As Windows 8 approaches public release later this year, Microsoft has released details about the various editions of the new operating system that will become available. A lot has changed compared to Windows 7 and previous versions of the Windows operating system.
Windows 8 Editions
As a previous Windows user you will find that the new editions make a whole lot of sense in terms of simplifying the product offerings. Consider that Windows 7 alone had six different editions: Starter, Home Basic, Home Premium, Professional, Ultimate and Enterprise.
Microsoft has simplified editions in the latest version of Windows 8, find out which one is right for you.
Windows 8 (For the Consumer)
This is the consumer version of Windows 8 that excludes a lot of the business-type features like drive encryption, group policy and virtualization. However, you will have access to the Windows Store, Live Tiles, Remote Desktop Client, VPN Client and other features.
Windows 8 Pro (For Enthusiasts & Professionals/Businesses)
Pro is the edition of Windows 8 for the PC enthusiast and business/technical professionals.
It includes everything found in 8 plus features like BitLocker encryption, PC virtualization, domain connectivity and PC management. Definitely geared towards corporate environments.
Windows 8 Enterprise (The Enterprise)
Includes all that Windows 8 Pro has, but geared towards enterprise customers with Software Assurance agreements.
Windows 8 RT (ARM or WOA)
RT (Windows Runtime AKA WinRT) is the newest addition to the list of Windows editions. It is specifically designed for ARM-based devices like tablets, ARM-powered PCs and any other devices that support the ARM architecture and are designed to run Windows 8 RT.
The operating system will be pre-loaded much like a tablet running Android or iOS ships with the operating system preinstalled and configured. It also means that you will probably not be able to load RT onto any tablet or device.
The nice thing about Windows RT is that it offers device-level encryption and the touch-based Office suite as part of the operating system, so you won't have to go buy a copy of Office or worry about data exposure.
Note: ARM is a processor architecture used in devices like mobile phones, tablets and some computers. WOA refers to Windows on ARM or Windows 8 RT which runs on ARM-based devices.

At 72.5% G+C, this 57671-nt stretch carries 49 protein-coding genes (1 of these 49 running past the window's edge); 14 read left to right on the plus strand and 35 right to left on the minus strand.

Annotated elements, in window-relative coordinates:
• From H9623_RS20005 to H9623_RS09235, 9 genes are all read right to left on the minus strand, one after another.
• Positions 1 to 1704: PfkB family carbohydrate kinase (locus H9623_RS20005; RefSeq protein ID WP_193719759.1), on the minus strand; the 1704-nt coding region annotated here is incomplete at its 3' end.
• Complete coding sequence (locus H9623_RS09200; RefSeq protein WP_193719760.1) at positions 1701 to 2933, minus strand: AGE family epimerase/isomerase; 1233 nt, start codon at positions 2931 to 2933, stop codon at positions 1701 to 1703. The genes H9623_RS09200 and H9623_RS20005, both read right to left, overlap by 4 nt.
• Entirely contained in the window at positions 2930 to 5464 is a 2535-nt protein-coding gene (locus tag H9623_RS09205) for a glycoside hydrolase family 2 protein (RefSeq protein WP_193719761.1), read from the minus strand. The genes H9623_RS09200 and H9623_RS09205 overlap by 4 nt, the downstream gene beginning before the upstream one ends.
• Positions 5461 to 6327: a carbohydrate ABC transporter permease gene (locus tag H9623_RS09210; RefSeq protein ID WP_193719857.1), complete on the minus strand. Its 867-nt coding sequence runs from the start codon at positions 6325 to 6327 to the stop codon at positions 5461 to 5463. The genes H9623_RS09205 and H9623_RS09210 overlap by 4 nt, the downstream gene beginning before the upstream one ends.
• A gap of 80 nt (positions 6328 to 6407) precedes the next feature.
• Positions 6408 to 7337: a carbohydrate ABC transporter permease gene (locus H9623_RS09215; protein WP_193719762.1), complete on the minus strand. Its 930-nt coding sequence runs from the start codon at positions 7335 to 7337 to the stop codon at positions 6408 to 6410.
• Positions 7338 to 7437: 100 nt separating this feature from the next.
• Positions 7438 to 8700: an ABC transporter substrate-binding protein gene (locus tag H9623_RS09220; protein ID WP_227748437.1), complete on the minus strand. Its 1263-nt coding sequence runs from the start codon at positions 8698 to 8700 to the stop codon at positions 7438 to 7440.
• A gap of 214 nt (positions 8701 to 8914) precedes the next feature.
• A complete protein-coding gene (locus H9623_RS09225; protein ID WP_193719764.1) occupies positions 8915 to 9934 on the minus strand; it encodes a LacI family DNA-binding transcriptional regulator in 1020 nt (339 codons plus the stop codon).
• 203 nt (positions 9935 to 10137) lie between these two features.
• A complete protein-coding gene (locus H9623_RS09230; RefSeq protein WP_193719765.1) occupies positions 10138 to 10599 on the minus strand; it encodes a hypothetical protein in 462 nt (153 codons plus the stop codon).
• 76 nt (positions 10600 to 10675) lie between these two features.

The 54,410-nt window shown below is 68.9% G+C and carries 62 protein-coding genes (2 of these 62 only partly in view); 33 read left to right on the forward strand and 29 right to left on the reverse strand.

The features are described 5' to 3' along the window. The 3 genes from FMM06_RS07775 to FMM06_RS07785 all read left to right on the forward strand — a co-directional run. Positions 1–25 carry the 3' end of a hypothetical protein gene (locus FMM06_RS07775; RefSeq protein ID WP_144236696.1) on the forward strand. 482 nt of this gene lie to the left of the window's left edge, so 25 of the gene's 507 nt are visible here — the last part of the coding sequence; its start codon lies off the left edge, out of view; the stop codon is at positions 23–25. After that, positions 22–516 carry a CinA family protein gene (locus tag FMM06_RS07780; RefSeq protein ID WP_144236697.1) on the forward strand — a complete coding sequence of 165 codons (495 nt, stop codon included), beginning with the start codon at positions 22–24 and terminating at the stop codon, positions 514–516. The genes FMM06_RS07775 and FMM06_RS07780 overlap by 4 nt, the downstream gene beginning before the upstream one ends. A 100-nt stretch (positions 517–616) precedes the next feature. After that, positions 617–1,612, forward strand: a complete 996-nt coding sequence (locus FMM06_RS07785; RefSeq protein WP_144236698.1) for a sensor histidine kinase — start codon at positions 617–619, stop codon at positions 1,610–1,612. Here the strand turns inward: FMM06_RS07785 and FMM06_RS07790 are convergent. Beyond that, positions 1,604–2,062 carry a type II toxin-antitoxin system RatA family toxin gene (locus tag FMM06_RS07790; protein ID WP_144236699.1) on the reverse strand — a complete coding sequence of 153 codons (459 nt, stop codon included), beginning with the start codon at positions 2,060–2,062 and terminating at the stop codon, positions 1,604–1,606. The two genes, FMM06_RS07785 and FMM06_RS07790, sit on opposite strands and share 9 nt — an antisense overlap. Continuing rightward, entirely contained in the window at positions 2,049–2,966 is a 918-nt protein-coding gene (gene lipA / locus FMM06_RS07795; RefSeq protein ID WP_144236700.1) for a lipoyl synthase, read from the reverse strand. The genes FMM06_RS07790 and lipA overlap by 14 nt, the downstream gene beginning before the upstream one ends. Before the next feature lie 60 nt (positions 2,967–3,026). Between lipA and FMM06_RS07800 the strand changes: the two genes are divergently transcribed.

As you can see Microsoft has introduced an entirely (architecturally) different edition of Windows to bring the PC operating system to form factors where Windows was not traditionally optimized for.
Focus in 8: The Cloud, Touch and Apps
This is a great step in the right direction for Microsoft because Windows 8 RT will also sport touch enabled versions of Office (Word, Excel, PowerPoint and OneNote) that will leverage touch, the cloud (SkyDrive) and Apps.
One thing to keep in mind with Windows RT is that it will not be able to run x86/64 and desktop applications. You are limited to offerings from the Windows Store and any other applications you can side-load.
Can I Upgrade to Windows 8?
Windows 8 can be installed as an upgrade from Windows 7 Starter, Home Basic and Home Premium. Users wanting to upgrade to 8 Pro will need to have Windows 7 Professional or Windows 7 Ultimate.
So if you are running Windows Vista or XP, chances are you probably need a new PC already otherwise you will end up having to buy the full version of Windows 8. Pricing hasn't been announced yet, but with increased price pressure from Apple, specifically pricing for Mac OS X updates that run for about $30 a pop, should signal for lower prices from Microsoft.
If you want to learn more about the features breakdown between editions, make sure to head over to the Microsoft Blog for a table describing key features between editions.